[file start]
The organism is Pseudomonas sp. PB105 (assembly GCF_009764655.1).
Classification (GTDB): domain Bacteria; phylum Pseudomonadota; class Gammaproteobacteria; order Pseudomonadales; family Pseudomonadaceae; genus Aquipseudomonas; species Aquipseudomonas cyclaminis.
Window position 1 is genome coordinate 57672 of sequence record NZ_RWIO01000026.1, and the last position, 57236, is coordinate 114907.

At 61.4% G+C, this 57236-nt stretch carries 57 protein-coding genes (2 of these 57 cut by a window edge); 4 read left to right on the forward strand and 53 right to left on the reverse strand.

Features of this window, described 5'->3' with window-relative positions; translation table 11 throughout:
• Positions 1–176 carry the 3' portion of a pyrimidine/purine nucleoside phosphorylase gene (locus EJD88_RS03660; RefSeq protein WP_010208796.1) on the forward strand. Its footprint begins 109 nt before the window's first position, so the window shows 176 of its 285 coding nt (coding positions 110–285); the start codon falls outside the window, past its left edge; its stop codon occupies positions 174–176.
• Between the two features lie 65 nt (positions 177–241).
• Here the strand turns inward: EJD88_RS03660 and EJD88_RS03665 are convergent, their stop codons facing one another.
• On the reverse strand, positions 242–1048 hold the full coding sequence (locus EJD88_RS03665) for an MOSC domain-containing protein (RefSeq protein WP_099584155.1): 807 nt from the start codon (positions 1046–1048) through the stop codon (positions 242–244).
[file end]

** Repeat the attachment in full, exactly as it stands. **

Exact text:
The organism is Pseudomonas sp. PB105 (assembly GCF_009764655.1).
Classification (GTDB): domain Bacteria; phylum Pseudomonadota; class Gammaproteobacteria; order Pseudomonadales; family Pseudomonadaceae; genus Aquipseudomonas; species Aquipseudomonas cyclaminis.
Window position 1 is genome coordinate 57672 of sequence record NZ_RWIO01000026.1, and the last position, 57236, is coordinate 114907.

At 61.4% G+C, this 57236-nt stretch carries 57 protein-coding genes (2 of these 57 cut by a window edge); 4 read left to right on the forward strand and 53 right to left on the reverse strand.

Features of this window, described 5'->3' with window-relative positions; translation table 11 throughout:
• Positions 1–176 carry the 3' portion of a pyrimidine/purine nucleoside phosphorylase gene (locus EJD88_RS03660; RefSeq protein WP_010208796.1) on the forward strand. Its footprint begins 109 nt before the window's first position, so the window shows 176 of its 285 coding nt (coding positions 110–285); the start codon falls outside the window, past its left edge; its stop codon occupies positions 174–176.
• Between the two features lie 65 nt (positions 177–241).
• Here the strand turns inward: EJD88_RS03660 and EJD88_RS03665 are convergent, their stop codons facing one another.
• On the reverse strand, positions 242–1048 hold the full coding sequence (locus EJD88_RS03665) for an MOSC domain-containing protein (RefSeq protein WP_099584155.1): 807 nt from the start codon (positions 1046–1048) through the stop codon (positions 242–244).